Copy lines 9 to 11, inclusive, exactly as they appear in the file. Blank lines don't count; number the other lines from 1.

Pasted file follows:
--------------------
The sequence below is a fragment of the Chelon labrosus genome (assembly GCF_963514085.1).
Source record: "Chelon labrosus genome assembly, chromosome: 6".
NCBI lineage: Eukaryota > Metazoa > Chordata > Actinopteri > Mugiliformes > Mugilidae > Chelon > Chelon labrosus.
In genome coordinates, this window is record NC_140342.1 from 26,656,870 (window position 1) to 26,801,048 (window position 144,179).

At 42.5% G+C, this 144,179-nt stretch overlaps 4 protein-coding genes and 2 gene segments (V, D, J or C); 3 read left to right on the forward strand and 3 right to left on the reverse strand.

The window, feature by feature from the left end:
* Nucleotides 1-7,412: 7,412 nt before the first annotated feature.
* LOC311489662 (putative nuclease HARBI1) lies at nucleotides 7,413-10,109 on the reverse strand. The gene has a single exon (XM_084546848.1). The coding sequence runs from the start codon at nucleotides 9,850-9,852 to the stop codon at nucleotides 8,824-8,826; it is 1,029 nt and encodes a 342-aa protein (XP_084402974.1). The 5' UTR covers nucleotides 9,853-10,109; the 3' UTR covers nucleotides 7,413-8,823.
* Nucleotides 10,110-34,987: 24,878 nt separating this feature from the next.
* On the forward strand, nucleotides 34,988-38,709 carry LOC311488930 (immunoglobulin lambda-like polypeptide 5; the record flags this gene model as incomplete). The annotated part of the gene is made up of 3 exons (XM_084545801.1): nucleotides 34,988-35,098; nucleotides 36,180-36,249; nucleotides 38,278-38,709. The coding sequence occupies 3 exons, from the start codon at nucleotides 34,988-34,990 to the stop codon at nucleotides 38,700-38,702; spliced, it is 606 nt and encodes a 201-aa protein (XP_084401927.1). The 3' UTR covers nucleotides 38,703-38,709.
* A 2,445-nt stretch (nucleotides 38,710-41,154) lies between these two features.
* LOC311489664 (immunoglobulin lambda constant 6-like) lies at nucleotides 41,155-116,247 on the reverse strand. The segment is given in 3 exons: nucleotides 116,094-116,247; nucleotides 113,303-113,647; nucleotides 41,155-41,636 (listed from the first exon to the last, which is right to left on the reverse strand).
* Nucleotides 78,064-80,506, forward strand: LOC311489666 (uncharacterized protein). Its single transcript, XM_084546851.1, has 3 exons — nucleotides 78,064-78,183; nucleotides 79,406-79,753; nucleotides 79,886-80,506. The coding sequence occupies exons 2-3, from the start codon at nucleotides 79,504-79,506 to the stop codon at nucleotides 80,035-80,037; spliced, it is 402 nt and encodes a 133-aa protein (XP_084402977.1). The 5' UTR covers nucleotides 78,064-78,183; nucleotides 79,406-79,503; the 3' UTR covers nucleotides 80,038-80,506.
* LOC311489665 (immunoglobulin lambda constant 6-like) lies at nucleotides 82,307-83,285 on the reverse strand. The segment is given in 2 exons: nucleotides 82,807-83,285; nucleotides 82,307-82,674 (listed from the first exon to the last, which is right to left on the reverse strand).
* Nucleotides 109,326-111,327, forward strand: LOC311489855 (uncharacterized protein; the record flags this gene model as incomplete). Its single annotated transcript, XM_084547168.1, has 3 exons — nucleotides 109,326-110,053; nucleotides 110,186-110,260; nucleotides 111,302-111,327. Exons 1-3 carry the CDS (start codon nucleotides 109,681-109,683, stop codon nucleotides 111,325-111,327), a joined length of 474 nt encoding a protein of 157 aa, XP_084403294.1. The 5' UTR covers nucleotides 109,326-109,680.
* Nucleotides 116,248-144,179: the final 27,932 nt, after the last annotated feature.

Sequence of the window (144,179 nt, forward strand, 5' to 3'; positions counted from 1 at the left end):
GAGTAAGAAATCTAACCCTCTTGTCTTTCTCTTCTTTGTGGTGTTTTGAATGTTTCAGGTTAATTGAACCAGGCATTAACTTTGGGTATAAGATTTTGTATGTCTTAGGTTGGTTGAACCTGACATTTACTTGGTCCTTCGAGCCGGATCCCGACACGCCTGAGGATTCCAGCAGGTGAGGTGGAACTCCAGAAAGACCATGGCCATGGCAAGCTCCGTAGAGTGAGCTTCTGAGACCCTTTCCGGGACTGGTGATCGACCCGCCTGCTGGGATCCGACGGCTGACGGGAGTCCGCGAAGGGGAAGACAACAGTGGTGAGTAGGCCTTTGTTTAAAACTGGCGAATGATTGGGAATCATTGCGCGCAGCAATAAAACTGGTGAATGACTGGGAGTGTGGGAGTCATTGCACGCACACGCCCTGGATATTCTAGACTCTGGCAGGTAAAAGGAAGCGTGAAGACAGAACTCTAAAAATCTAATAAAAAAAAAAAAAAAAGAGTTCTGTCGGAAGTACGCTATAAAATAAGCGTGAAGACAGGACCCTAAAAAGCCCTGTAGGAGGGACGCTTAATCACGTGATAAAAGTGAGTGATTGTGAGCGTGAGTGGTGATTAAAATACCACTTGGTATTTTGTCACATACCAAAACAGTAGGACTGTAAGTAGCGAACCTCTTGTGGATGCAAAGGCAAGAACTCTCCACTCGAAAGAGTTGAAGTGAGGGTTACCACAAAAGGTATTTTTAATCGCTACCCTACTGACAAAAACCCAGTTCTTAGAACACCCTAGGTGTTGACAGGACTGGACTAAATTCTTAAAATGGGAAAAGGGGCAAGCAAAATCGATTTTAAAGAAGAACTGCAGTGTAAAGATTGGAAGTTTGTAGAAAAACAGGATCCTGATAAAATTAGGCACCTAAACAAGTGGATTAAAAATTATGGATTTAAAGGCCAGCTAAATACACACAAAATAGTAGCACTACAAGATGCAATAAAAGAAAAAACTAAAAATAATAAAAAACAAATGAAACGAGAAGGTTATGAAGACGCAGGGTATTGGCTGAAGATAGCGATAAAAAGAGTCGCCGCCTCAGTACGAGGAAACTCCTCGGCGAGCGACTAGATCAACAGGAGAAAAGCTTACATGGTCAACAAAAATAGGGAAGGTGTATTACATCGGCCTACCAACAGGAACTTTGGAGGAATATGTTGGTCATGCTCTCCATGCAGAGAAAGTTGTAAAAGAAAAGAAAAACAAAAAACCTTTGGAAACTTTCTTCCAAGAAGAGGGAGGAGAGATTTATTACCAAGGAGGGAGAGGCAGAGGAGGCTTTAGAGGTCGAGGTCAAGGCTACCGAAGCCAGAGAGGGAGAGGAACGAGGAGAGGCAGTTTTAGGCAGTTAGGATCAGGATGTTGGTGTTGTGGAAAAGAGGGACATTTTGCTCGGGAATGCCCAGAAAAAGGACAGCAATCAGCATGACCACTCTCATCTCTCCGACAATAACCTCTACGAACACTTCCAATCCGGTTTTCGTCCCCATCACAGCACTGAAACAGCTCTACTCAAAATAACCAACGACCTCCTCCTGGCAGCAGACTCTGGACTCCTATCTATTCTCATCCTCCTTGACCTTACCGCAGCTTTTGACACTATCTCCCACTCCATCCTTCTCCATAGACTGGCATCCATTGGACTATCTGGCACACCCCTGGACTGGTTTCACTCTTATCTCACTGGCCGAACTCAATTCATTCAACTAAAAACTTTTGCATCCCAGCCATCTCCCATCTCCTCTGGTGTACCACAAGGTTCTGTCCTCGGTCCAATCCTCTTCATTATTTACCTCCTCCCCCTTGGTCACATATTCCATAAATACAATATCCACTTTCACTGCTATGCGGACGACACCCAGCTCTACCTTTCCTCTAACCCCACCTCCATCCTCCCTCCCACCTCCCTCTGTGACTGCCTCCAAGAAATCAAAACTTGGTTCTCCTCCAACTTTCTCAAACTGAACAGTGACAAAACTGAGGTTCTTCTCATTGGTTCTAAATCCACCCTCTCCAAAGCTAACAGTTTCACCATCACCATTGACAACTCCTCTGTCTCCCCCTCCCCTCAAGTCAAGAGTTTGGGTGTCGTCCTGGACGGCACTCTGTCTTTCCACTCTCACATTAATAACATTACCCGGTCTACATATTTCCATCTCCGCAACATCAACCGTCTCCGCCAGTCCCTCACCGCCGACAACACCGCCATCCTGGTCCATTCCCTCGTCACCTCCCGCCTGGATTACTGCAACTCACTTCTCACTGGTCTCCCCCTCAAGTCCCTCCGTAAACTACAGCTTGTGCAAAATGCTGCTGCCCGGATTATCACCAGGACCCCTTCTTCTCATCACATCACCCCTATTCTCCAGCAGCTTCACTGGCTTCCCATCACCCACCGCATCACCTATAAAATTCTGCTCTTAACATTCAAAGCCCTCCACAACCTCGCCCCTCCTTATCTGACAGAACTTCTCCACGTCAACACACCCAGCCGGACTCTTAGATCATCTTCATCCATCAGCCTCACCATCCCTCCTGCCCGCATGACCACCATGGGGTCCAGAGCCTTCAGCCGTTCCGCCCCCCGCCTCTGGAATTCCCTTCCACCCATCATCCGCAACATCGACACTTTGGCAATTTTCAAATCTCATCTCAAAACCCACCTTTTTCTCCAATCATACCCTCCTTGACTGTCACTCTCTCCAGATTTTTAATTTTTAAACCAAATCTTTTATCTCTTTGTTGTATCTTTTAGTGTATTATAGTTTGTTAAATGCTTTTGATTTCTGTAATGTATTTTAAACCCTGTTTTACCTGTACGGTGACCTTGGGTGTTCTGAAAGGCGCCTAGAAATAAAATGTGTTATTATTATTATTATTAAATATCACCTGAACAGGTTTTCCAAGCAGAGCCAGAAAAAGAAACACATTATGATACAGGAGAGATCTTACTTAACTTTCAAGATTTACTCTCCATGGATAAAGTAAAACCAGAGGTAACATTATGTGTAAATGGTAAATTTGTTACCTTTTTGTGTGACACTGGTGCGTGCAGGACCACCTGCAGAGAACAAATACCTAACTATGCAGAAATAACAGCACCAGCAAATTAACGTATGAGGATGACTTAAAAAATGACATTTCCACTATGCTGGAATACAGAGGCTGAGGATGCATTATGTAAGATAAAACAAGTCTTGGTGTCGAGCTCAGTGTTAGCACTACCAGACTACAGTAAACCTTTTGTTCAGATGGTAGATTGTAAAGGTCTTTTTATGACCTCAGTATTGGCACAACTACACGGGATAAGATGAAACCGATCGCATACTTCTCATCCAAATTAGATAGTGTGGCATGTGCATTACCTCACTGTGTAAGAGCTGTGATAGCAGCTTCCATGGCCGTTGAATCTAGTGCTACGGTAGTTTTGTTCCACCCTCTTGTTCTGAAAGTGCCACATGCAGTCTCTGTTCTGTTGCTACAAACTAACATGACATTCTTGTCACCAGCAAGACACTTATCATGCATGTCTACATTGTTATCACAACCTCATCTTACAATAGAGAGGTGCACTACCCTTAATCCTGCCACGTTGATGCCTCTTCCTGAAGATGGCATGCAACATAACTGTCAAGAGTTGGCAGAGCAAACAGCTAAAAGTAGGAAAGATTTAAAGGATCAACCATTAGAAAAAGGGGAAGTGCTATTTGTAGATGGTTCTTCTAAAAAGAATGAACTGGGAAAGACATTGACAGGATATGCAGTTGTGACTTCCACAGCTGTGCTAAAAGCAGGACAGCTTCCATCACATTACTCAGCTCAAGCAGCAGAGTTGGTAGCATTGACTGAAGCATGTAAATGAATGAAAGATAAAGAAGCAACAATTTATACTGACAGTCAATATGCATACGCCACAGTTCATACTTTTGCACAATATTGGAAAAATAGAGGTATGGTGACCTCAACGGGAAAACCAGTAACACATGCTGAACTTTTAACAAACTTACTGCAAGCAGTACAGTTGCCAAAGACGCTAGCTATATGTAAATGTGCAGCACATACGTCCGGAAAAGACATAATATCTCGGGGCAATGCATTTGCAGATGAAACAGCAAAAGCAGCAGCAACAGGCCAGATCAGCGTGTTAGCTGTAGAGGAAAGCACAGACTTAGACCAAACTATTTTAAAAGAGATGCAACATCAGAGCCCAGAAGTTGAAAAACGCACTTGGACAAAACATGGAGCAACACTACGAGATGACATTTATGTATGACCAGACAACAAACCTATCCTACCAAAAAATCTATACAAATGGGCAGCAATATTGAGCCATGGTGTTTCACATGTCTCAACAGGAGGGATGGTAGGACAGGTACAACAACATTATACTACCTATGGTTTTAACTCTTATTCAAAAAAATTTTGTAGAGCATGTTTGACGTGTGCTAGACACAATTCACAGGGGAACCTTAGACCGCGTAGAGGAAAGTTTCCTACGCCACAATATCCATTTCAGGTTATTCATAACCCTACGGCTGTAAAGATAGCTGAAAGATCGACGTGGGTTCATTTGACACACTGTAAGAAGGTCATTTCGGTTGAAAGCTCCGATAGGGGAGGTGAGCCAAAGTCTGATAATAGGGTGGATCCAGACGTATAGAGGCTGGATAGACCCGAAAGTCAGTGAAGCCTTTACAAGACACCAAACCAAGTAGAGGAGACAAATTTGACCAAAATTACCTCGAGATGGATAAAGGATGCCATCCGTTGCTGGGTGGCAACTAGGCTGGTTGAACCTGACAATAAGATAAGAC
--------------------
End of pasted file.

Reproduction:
* Nucleotides 10,110-34,987: 24,878 nt separating this feature from the next.
* On the forward strand, nucleotides 34,988-38,709 carry LOC311488930 (immunoglobulin lambda-like polypeptide 5; the record flags this gene model as incomplete). The annotated part of the gene is made up of 3 exons (XM_084545801.1): nucleotides 34,988-35,098; nucleotides 36,180-36,249; nucleotides 38,278-38,709. The coding sequence occupies 3 exons, from the start codon at nucleotides 34,988-34,990 to the stop codon at nucleotides 38,700-38,702; spliced, it is 606 nt and encodes a 201-aa protein (XP_084401927.1). The 3' UTR covers nucleotides 38,703-38,709.
* A 2,445-nt stretch (nucleotides 38,710-41,154) lies between these two features.